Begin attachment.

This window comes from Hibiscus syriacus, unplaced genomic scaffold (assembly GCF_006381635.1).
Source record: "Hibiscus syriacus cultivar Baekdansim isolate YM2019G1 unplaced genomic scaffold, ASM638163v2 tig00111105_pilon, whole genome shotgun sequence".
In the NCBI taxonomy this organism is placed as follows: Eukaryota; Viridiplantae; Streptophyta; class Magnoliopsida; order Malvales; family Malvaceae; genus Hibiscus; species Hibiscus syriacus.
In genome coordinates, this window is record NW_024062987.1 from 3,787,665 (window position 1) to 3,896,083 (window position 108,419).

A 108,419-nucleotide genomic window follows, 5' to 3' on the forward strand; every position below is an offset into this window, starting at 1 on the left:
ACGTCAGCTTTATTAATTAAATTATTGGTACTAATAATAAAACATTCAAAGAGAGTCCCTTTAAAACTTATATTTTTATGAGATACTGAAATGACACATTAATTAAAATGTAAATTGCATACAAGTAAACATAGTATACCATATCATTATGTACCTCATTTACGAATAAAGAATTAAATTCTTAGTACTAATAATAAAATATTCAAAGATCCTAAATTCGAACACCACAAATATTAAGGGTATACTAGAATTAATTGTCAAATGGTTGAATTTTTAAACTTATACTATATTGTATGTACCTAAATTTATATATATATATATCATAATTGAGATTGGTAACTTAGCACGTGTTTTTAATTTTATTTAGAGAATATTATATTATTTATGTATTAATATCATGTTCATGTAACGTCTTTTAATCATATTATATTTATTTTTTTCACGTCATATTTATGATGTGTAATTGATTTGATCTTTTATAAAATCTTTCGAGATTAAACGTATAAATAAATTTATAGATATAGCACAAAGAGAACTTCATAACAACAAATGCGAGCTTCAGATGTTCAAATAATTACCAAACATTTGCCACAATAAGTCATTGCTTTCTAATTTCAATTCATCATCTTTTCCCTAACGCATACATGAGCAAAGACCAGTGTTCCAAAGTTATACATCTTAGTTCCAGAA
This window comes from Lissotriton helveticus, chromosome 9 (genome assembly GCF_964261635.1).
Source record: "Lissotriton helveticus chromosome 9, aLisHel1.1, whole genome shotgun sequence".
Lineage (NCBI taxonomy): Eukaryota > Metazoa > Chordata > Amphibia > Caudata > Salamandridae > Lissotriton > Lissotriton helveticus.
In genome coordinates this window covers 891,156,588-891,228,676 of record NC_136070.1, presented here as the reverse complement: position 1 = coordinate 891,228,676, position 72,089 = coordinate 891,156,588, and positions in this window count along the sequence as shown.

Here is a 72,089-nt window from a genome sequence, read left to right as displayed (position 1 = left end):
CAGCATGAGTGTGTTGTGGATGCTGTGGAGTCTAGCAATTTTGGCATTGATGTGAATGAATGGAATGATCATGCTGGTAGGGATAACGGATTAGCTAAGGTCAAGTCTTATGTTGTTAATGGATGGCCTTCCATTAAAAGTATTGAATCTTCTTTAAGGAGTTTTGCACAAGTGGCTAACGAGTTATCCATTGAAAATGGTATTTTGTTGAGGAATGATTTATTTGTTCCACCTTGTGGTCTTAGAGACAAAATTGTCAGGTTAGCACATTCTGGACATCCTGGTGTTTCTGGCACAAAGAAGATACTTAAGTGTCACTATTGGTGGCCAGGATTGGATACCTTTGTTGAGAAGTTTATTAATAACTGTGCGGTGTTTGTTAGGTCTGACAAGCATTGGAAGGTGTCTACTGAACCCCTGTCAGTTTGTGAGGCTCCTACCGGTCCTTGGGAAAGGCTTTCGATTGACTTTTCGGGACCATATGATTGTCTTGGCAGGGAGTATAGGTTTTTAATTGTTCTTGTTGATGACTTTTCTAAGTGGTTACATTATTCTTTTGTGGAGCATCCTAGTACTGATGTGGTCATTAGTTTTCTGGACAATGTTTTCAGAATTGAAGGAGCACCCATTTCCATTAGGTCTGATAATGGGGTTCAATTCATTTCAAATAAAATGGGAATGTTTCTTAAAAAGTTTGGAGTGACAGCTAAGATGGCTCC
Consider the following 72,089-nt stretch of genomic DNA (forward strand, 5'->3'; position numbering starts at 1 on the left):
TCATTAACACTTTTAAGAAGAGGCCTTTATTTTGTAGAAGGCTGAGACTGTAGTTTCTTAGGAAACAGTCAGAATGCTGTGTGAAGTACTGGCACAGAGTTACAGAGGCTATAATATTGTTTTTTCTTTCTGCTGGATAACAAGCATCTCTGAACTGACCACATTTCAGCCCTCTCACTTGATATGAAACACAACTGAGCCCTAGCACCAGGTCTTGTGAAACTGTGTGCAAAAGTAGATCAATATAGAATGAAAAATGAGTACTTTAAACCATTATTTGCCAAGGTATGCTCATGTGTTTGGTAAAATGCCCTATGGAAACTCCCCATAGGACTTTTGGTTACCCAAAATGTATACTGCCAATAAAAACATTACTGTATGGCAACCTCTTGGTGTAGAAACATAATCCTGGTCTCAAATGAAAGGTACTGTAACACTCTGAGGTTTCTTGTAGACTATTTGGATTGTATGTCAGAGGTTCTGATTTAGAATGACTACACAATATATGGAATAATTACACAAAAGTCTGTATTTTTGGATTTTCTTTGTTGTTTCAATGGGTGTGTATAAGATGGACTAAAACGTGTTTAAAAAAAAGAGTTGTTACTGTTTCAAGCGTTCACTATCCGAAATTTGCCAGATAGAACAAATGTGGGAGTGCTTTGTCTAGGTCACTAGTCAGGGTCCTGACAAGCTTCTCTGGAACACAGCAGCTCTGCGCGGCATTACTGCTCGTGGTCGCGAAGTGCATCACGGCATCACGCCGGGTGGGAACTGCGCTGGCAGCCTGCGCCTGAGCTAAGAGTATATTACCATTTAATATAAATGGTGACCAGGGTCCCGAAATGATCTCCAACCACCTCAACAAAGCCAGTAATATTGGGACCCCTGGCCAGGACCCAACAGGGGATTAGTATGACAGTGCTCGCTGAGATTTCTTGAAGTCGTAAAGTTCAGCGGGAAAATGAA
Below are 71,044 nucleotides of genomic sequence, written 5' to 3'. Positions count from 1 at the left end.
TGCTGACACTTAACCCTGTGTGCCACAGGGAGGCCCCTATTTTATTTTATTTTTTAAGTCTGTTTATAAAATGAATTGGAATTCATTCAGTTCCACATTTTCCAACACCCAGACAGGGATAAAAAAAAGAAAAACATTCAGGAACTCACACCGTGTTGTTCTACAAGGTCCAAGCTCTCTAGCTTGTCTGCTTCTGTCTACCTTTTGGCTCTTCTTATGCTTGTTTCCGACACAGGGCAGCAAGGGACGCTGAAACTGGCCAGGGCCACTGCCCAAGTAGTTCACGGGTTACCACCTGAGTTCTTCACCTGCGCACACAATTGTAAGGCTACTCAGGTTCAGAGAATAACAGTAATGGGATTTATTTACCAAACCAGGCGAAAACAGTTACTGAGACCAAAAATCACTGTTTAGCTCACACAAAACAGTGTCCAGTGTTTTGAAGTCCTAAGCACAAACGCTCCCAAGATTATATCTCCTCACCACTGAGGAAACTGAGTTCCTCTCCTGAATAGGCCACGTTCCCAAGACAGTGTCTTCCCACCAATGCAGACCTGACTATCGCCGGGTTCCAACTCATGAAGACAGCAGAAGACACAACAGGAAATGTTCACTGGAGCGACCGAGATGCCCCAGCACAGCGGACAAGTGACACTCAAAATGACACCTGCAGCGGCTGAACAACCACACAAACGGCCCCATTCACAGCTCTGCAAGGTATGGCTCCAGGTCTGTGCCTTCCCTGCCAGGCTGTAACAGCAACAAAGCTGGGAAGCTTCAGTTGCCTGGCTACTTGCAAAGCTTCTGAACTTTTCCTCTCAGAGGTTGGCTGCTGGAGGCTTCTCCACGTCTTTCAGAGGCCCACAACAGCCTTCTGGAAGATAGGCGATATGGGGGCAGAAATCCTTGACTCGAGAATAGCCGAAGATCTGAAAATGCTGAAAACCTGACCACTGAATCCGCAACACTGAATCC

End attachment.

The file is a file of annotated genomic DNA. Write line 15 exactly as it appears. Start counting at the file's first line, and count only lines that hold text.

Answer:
Below are 71,044 nucleotides of genomic sequence, written 5' to 3'. Positions count from 1 at the left end.